Strictly speaking, NetPCs don't fit into thin-client networking, because NetPCs aren't necessarily thin clients. Microsoft's first public response to network computing was that network computing was a dumb idea, that thin-client machines lost too much functionality to be viable alternatives to PCs. When Microsoft realized that support for centralized administration and centralized applications wasn't a bad idea, the company, in cooperation with Compaq, Dell, HP, and Intel, developed the NetPC standard.

This standard is Windowscentric (requiring Windows NT or Windows 9x on the client side) and aims to reduce the amount of necessary or possible local configuration. Rather than being an attempt to reduce client hardware and software complexity (as network computers—NCs—and Windows terminals do) the NetPC standard centralizes desktop control. Vendors designed NetPCs to let processing take place wherever necessary—either completely on the server side, completely on the client side, or in some combination thereof. NetPCs are like NCs in their support for a centrally defined desktop, and in their restrictive hardware configurations.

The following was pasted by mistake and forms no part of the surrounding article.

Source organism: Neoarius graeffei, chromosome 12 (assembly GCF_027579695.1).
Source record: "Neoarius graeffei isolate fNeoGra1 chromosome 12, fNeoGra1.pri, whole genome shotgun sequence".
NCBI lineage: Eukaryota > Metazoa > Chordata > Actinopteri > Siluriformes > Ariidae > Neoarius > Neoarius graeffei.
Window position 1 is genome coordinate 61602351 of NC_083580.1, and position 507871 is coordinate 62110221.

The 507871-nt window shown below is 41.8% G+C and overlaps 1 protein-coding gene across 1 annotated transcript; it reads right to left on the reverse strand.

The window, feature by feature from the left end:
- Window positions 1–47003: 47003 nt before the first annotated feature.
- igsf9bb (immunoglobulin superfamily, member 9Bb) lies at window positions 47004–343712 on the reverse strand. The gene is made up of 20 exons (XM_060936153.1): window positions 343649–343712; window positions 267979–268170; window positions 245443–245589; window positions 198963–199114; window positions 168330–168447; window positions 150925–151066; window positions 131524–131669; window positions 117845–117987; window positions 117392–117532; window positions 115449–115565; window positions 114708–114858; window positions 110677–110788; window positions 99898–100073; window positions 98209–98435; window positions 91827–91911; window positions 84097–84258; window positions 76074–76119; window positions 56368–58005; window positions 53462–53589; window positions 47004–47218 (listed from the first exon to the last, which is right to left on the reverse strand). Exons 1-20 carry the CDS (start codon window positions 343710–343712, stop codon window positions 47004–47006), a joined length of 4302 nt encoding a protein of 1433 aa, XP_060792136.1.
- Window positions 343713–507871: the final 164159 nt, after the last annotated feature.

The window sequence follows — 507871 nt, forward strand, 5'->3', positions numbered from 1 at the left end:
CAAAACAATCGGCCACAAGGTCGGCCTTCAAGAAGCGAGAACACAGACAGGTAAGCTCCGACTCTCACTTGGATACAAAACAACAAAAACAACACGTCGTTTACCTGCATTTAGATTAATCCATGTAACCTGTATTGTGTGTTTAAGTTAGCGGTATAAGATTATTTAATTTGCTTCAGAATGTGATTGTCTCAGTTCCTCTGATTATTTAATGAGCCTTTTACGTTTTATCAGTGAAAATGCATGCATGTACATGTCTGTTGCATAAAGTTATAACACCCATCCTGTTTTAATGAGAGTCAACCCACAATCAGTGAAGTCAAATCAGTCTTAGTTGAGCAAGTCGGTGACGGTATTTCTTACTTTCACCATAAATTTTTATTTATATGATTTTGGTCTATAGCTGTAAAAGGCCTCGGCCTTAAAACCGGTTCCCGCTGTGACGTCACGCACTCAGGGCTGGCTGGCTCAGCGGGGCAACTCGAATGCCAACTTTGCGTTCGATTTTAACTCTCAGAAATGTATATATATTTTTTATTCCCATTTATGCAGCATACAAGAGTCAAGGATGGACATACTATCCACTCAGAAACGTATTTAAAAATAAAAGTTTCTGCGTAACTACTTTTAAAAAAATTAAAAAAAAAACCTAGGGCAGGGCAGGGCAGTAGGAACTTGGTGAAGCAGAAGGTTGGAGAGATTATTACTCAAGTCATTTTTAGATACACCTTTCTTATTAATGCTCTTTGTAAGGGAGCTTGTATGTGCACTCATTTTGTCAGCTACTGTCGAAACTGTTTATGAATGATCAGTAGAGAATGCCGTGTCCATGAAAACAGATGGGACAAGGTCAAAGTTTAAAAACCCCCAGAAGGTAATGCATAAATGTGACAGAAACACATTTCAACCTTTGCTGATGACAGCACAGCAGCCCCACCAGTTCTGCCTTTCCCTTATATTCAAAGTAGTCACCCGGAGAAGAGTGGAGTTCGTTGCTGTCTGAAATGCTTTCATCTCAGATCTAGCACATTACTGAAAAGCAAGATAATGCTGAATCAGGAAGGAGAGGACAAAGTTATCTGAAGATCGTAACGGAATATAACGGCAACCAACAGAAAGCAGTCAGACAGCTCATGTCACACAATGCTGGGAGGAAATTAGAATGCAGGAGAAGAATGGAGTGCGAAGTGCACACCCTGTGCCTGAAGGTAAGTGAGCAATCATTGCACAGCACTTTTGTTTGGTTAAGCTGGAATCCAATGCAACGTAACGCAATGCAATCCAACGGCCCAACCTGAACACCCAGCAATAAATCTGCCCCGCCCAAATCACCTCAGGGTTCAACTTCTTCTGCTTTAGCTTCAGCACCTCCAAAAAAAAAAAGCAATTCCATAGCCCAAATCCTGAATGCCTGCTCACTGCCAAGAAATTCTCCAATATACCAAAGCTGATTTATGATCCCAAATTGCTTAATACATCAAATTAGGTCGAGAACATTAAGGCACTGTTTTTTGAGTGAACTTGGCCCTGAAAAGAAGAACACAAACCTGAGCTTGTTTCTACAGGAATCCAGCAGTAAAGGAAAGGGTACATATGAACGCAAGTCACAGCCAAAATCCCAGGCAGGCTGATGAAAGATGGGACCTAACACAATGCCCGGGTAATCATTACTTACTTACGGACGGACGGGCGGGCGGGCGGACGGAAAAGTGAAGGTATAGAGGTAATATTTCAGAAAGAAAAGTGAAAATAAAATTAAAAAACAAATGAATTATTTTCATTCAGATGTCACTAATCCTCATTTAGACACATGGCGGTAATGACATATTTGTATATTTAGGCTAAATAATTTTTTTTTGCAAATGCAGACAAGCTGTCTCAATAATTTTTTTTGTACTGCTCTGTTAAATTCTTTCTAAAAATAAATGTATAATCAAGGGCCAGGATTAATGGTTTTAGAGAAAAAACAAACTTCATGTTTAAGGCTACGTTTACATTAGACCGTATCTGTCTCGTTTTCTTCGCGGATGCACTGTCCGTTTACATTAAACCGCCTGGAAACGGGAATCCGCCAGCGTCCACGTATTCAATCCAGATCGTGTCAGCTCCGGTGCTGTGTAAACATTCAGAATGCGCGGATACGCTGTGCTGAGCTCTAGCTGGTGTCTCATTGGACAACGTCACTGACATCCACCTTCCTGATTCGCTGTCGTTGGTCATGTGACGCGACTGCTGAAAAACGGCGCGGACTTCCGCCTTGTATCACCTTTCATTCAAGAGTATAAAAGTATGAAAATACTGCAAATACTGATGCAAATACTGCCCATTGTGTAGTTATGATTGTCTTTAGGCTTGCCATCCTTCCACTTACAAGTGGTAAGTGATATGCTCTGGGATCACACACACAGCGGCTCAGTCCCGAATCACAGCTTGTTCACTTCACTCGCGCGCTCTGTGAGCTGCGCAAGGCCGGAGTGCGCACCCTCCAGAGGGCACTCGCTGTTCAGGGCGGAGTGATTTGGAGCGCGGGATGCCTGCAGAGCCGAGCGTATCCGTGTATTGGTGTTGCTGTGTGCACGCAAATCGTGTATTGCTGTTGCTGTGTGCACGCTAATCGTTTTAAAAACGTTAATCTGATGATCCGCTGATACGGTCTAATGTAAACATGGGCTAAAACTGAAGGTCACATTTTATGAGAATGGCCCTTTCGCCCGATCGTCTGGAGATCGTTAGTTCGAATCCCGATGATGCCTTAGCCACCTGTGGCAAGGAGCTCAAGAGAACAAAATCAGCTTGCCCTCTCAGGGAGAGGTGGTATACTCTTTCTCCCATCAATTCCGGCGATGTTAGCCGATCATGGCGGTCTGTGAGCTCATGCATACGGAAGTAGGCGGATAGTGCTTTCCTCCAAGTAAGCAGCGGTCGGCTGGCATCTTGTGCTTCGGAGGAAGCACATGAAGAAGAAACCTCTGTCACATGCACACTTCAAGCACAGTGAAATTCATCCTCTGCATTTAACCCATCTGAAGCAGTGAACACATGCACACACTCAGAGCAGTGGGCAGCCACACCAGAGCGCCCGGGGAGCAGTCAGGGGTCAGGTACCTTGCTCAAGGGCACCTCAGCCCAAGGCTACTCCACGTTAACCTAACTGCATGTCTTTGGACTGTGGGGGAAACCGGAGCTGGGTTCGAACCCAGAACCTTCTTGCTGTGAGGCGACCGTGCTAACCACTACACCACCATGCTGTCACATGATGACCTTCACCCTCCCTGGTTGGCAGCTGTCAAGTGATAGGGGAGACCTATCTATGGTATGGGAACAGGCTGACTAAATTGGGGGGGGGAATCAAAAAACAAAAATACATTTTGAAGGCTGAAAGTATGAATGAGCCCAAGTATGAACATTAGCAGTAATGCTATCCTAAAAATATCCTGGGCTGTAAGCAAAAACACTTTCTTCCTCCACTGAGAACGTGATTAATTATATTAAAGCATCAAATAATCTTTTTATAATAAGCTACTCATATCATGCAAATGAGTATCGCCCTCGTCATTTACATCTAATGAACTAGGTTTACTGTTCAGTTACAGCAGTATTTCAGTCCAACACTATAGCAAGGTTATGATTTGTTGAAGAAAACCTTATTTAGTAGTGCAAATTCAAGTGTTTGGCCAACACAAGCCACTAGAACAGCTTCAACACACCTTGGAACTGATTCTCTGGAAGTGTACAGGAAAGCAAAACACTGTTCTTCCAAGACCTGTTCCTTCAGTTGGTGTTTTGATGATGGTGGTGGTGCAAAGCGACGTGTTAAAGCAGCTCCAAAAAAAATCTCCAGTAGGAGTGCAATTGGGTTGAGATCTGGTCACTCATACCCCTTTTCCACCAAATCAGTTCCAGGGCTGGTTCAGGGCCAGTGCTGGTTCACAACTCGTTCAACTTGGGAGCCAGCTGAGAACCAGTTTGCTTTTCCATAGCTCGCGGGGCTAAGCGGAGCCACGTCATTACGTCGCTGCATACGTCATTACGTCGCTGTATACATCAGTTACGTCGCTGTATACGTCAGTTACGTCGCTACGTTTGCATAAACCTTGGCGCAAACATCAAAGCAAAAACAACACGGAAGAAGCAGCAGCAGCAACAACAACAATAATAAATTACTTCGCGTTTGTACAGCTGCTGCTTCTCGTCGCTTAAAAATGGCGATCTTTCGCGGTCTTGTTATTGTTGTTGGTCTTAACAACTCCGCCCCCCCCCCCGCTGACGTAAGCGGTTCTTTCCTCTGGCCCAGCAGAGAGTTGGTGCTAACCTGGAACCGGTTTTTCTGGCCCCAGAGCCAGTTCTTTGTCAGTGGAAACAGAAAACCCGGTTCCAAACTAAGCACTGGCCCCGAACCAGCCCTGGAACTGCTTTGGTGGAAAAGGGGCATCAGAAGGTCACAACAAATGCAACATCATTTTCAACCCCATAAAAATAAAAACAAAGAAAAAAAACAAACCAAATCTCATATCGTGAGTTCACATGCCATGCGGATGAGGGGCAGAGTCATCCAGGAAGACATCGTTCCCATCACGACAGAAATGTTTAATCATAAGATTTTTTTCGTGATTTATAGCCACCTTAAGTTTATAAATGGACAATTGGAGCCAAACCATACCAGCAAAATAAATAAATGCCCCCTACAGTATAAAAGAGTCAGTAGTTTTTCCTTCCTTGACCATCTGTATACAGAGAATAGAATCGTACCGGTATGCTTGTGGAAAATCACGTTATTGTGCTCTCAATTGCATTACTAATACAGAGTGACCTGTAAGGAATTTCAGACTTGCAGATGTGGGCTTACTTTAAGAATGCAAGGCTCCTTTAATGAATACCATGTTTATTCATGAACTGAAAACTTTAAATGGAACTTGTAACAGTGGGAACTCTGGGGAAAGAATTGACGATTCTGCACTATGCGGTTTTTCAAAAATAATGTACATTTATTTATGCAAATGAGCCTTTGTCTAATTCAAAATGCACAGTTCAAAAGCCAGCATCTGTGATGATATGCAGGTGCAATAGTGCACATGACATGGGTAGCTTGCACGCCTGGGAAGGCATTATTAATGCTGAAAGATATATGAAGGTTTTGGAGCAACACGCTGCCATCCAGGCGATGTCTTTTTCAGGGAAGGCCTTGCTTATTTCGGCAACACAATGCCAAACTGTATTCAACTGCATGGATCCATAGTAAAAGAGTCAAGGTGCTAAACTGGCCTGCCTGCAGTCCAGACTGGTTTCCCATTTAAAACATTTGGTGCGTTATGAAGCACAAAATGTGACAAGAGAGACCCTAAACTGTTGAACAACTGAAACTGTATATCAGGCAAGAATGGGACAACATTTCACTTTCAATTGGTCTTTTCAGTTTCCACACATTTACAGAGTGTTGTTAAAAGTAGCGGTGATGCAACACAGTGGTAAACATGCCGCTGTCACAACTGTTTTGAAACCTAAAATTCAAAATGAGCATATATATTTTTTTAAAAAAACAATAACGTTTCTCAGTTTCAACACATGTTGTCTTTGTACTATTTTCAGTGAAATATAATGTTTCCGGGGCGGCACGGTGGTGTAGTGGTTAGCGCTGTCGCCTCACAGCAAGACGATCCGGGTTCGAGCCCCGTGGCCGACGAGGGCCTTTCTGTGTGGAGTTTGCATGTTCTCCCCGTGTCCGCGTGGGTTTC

In fact, the NetPC is the Windows 2000 (Win2K) network's client. The goal of reducing total cost of ownership (TCO) defines the NetPC—not streamlined hardware or a small OS. On the software side, NetPCs support distributed installation of applications with remote configuration via Systems Management Server (SMS) and Zero Administration for Windows (ZAW). On the hardware side, NetPCs need configuration (to support Plug and Play—PnP), but they're also almost impossible to configure because of their sealed cases and lack of expansion slots. A NetPC might support an external device such as a CD-ROM or disk drive, but you can't add devices with 1390 Firewire or a Universal Serial Bus (USB) to a NetPC.